The above articles are well preserved. Another memento of the past held by our worthy friend is a copy of the London Times, bearing the date of November 7th, 1805, containing a full account of the Battle of Trafalgar and the death of Lord Nelson.  The battle was fought on Monday, October 21st, the news of which was 16 days in reaching England.  Mr. Ten Eyck has also many articles equally interesting to the antiquarian and geologist, with a well kept library, containing the works of nearly all the poets and leading historians of the present age."
* I wrote about the red coat, post was titled: Was it a Revolutionary War Red Coat, or Made Before?

The above was from The Waterloo Advertiser, Friday, February 10, 1893, Waterloo, Shefford Co., PQ (National Library of Canada N-66948) -- Sent to me by Jim Johnson, a 5th cousin through our Westover line.

"It is with a feeling of sadness that I announce the death of Mr. Ten Eyck of Dunham, who died November 24, 1898, at the age of 80 years. Mr. Ten Eyck was a great grandson of Andrew Ten Eyck, an early pioneer who emigrated after the Revolutionary War and settled near Albany, NY, where he remained until 1795 or 1796 when he removed to Dunham with his family, where with other United Empire Loyalists at that time received a grant of land from the British government, a gift of which he was doomed not long to enjoy, his death taking place in 1799. Hendrick Ten Eyck, a son of the pioneer, came into possession of his father's property after his death, but not for long.  He died in 1816. Andrew Ten Eyck, the father of the late Andrew Ten Eyck lately deceased, fell heir to Hendrick Ten Eyck's property and remained on the homestead until 1831, the date of his death, leaving two sons and two daughters to inherit his wealth, all of whom are now dead, Andrew being the last one of the family.  Of the many hardships endured by the Ten Eyck family during the Revolutionary War a volume might have been written, as they were persecute from place to place by the enemies of Great Britain, who claimed the honor of having established a government where all men were made free and equal.  At one time, Andrew Ten Eyck the pioneer and another man were arrested and carried on board an American craft that was lying off New York harbor and was ready to sail on the following morning as a privateer.  During the night the two men with the aid of ropes let themselves down into the water and started to swim to the New Jersey shore three-fourths of a mile away, but were quickly discovered by the ship's crew, who commenced firing at them at close range tearing up the water around them.  Ten Eyck escaped to the shore, where he sat down and waited for his companion, whose fate was never known.  The Ten Eycks were true men who would sacrifice everything but honor in behalf of a friend in trouble, and the world of today is made better of their having lived."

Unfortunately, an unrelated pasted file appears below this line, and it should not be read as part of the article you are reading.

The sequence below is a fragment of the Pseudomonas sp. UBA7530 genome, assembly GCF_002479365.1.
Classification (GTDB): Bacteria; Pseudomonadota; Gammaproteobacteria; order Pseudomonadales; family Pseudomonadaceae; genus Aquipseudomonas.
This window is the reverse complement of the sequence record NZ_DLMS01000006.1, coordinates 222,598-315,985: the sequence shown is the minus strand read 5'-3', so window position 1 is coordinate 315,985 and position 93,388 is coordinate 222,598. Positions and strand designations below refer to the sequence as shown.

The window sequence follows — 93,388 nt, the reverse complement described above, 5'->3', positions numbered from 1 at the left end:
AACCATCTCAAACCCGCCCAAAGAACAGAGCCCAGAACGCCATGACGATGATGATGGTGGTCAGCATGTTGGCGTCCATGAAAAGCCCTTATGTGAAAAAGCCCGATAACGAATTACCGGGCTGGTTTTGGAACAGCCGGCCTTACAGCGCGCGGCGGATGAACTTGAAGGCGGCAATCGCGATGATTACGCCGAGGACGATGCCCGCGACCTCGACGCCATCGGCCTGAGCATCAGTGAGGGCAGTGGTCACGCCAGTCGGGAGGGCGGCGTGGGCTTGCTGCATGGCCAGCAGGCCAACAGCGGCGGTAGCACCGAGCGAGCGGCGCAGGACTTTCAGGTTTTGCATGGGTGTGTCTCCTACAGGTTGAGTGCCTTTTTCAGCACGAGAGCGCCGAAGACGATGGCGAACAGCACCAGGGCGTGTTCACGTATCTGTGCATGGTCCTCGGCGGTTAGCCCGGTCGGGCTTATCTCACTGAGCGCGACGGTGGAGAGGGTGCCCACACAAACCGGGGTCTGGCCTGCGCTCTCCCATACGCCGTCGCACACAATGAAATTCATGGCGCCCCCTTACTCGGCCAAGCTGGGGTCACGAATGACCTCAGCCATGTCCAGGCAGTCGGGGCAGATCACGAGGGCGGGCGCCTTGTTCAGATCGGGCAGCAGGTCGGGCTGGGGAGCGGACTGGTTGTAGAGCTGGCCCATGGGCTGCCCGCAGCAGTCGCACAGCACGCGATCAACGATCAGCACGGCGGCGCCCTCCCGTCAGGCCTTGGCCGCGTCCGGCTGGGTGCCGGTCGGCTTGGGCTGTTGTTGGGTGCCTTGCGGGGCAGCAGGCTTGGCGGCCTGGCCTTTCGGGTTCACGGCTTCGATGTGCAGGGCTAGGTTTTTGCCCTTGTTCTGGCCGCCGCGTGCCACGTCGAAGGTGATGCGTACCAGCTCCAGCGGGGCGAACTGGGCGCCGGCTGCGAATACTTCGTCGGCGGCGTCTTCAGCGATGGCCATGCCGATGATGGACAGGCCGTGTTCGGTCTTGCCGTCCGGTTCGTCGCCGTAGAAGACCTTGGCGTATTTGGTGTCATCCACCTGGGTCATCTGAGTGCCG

The obituary of Andrew Ten Eyck (above), died Nov. 24, 1898 (from The Waterloo Advertiser, Dec. 9, 1898 newspaper) was copied by Earle K. Bishop, Nov. 17, 1941 (my grandfather and husband of my grandmother, Sarah Ten Eyck).

Wednesday, November 18, 2015


The other day, I wrote a post called, I Googled POEM and FITCH POOLE and came up with This. I mentioned that every year I try to find an appropriate poem to use in Bill West's 7th annual Great Genealogy Poetry Challenge. I wanted my poem to have something to do with history or was written by an ancestor or family member. I knew exactly what I wanted when I found it...a poem by Fitch Poole, the first Librarian of the Peabody Institute Library and my 2nd great-granduncle.

Below is the article that came up and from reading it, I saw a poem that interested me, called "The Librarian's Epitaph." A simple click on the active link gave me the poem, but I had to increase the size to 500% in order to transcribe it for easier reading. A nice poem that met my criteria. I hope you enjoy it, although it's long, there is a message for us all. In addition, I posted his cemetery stone below.

For the Wizard

Here lie the bones of one who lived
In converse with the Sages,
His books he ranged in goodly rows,
And conn’d their title pages,
As in his life with dusty tomes,
His days with book-worms passed,
So now in death by other worms,
He is consumed at last.

The book of Nature he had scanned,
And then pronounced it “Good,”
His loving heart rejoiced to meet
His human brother “Hood,”
He often sought the Hawthorne bower,
Twas ther “Young” life began,
Though still a “Child,” he found the “More
His growing love for “Mann.”

With “Raikes” he oft was hand and glove,
Yet never felt a strain,
And when he roamed would always take